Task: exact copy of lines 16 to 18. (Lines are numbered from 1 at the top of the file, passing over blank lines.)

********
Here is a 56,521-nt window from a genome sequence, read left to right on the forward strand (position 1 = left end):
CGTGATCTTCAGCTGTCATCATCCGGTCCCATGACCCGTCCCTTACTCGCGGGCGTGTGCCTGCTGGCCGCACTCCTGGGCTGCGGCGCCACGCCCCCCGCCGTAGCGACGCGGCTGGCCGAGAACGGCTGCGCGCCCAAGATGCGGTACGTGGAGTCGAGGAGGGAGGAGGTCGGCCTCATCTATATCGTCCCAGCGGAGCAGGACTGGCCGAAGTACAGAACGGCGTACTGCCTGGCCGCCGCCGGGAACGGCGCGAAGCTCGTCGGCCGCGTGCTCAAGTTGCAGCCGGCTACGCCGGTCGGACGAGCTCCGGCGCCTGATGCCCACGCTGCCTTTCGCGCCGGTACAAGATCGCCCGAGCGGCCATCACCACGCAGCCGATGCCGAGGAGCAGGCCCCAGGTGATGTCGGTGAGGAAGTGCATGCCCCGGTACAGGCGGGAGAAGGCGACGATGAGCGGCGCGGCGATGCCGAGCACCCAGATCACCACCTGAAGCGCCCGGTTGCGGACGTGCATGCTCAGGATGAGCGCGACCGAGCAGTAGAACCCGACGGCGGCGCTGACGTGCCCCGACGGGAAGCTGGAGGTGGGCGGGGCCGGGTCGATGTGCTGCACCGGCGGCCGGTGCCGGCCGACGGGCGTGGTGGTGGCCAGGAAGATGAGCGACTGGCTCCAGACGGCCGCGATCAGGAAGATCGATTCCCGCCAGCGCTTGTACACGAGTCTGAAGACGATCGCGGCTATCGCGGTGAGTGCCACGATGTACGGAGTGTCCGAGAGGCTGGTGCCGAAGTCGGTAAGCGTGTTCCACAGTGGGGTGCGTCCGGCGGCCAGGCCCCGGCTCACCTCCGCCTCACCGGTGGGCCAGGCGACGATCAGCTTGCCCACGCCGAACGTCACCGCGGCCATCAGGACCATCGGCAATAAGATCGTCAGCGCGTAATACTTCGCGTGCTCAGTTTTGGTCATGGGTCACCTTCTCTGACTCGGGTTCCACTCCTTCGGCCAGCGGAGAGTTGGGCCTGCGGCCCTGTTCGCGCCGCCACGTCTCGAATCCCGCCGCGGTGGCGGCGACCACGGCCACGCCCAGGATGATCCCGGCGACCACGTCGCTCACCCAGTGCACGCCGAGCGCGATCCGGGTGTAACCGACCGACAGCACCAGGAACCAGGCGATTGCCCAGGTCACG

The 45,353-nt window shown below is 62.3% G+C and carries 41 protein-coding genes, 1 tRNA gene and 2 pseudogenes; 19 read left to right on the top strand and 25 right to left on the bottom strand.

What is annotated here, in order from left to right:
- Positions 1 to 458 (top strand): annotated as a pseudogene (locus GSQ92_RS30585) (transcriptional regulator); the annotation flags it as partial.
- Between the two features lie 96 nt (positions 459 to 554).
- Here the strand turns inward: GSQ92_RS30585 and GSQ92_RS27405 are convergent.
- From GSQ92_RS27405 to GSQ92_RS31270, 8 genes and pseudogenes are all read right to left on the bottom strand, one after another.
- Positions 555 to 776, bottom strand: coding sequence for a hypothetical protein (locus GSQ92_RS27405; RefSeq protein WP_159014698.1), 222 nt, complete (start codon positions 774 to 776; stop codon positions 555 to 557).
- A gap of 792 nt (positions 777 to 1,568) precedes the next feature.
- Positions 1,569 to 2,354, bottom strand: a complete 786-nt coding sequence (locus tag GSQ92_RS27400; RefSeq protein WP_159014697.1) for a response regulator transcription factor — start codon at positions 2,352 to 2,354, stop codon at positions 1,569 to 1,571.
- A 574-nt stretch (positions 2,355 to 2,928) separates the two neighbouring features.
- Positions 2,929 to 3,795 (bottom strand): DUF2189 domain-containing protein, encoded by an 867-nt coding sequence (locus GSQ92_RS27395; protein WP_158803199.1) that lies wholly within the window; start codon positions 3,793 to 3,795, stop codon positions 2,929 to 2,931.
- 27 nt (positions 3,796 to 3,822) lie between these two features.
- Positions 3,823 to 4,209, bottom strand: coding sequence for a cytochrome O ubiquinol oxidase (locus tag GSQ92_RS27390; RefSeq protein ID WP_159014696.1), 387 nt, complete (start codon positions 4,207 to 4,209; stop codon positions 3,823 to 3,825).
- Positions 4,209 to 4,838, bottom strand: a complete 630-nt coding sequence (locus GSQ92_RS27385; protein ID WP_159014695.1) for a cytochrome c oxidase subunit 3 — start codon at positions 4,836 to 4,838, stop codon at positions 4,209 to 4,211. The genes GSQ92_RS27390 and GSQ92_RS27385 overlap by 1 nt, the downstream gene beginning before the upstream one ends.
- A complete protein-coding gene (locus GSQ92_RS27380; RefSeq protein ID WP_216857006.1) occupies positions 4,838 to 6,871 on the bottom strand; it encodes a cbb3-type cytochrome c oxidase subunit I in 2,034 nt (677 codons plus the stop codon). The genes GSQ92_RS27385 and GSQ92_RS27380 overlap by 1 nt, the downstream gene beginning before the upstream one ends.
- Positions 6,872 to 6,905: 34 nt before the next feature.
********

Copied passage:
- Positions 4,209 to 4,838, bottom strand: a complete 630-nt coding sequence (locus GSQ92_RS27385; protein ID WP_159014695.1) for a cytochrome c oxidase subunit 3 — start codon at positions 4,836 to 4,838, stop codon at positions 4,209 to 4,211. The genes GSQ92_RS27390 and GSQ92_RS27385 overlap by 1 nt, the downstream gene beginning before the upstream one ends.
- A complete protein-coding gene (locus GSQ92_RS27380; RefSeq protein ID WP_216857006.1) occupies positions 4,838 to 6,871 on the bottom strand; it encodes a cbb3-type cytochrome c oxidase subunit I in 2,034 nt (677 codons plus the stop codon). The genes GSQ92_RS27385 and GSQ92_RS27380 overlap by 1 nt, the downstream gene beginning before the upstream one ends.
- Positions 6,872 to 6,905: 34 nt before the next feature.